Dont blame Libbyst but The Congrescritters (1)

omb (759389) | more than 4 years ago | (#30109758)

Doing this should be cause for banning the member Aids for two years, let him do some WORK.

You Americans are getting just the corrupt lying conniving government you claim to object to in the third world,
and nothing seems to change it. You need to get rid of PACs and Soft money and have rigid two term limits.

The sense of entitlemeent from these guys is worse the the Wall St CEO.

Re:Yay lobbyist-speak (1)

westlake (615356) | more than 4 years ago | (#30110402)

The entire point of republican democracy, as opposed to direct democracy, is that making representation a full-time job allows our representatives to put the time and effort into being informed about the issues. It scares and angers me that they try to accomplish that by listening to lobbyists.

Why?

If you belong to a professional or trade association of any sort, you are paying for your own lobbyists.

The same for any charity or affinity group you support. The hospice. Your alumni association. The EFF. The NRA.

There is stength in numbers.

The lobby can collect information. It can underwrite research.

It can recruit speakers whose credentials are impeccable and who are able and effective advocates in any public forum.

It can help build the alliances - the coalitions - that a politician needs to forge to get his legislation passed.

The geek in New Hampshire can't do much more about the Congress than post his rants to a blog.

The lobbyist can deliver votes in Florida, New York and California.

"nothing nefarious about it" (1)

nathan.fulton (1160807) | more than 4 years ago | (#30109316)

Insofar as there is nothing nefarious about lobbying period.

Re:"nothing nefarious about it" (1)

nomadic (141991) | more than 4 years ago | (#30109626)

Insofar as there is nothing nefarious about lobbying period.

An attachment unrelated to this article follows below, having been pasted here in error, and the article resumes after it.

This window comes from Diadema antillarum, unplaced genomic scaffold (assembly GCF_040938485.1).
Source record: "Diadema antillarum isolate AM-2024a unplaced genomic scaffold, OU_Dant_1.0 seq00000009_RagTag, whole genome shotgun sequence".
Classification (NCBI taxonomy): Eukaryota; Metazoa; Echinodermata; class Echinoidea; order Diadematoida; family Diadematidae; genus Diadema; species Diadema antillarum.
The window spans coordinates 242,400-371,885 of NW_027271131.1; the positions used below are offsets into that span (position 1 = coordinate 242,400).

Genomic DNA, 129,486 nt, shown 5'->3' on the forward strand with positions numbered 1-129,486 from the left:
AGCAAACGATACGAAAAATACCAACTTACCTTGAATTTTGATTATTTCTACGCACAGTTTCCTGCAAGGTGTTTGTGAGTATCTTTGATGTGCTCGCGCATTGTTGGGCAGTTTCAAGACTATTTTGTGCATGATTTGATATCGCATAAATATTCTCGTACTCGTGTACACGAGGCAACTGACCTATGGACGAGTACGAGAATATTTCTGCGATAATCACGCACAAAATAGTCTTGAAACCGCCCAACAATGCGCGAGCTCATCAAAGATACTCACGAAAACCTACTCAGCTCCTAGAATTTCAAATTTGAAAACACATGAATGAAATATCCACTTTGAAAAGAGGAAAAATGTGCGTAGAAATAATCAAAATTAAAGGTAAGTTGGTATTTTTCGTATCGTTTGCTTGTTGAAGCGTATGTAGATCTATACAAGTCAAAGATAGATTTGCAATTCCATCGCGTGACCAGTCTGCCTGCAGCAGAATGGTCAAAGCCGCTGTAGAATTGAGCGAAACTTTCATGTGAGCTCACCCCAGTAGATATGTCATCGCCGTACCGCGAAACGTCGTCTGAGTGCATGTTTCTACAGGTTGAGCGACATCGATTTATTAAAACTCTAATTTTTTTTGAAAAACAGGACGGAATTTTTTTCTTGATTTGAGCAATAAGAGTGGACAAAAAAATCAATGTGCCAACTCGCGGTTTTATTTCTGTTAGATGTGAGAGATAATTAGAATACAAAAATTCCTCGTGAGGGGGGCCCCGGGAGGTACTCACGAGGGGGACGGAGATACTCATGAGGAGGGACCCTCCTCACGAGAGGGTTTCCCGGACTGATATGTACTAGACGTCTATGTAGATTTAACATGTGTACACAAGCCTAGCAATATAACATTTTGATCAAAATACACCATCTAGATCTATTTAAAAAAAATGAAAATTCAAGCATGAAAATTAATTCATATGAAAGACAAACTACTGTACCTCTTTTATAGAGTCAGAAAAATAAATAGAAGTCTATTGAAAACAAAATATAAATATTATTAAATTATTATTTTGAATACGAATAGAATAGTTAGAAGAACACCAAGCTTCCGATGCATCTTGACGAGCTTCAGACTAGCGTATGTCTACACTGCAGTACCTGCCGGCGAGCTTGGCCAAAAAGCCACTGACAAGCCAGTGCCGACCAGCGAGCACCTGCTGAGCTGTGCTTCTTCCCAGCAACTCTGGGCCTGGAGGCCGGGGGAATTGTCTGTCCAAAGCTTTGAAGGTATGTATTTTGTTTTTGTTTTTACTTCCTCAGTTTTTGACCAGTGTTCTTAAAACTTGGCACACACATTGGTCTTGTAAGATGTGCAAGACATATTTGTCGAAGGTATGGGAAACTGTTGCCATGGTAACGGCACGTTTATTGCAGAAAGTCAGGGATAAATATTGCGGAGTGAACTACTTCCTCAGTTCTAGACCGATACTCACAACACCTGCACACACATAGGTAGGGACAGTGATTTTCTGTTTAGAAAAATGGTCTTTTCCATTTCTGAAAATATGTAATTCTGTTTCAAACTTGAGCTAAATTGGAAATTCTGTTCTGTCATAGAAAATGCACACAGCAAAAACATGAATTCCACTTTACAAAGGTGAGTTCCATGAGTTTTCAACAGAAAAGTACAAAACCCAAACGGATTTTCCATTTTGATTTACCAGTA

The right to lobby is in the Constitution.

Hahahahahaha! (0)

Anonymous Coward | more than 4 years ago | (#30109328)

Funny stuff. Makes me laugh when I think about all those Americans who are so blind to the single-party system they unknowingly live under, and worse, actively participate in.

You Americans have one set of rulers: the majority shareholders of the largest corporations in the country. They call the shots. The government is there for show. For shits and giggles, if you will.

Re:Hahahahahaha! (0)

Anonymous Coward | more than 4 years ago | (#30109370)

So it would seem.....

Re:Hahahahahaha! (1)

freshfromthevat (135461) | more than 4 years ago | (#30109462)

You Americans have one set of rulers: the majority shareholders of the largest corporations in the country. They call the shots. The government is there for show. For shits and giggles, if you will.

So how do I buy into this one of these largest of corporations?

Oh wait. You are just an AC being stupid.

Re:Hahahahahaha! (2, Informative)

Anonymous Coward | more than 4 years ago | (#30109570)

Yo, faggot, of course you can theoretically buy some shares in many of these major corporations. Go talk to a stockbroker who can arrange it.

But there are a few things to keep in mind:

1) You'll typically need to buy these shares in bundles of 5000 or more. Depending on the stock involved, you can be looking into paying $25000 to $250000 per bundle. That's well outside what most Americans can afford, especially given that they likely won't receive dividends, and if they do, it's often on the order of a few cents per share.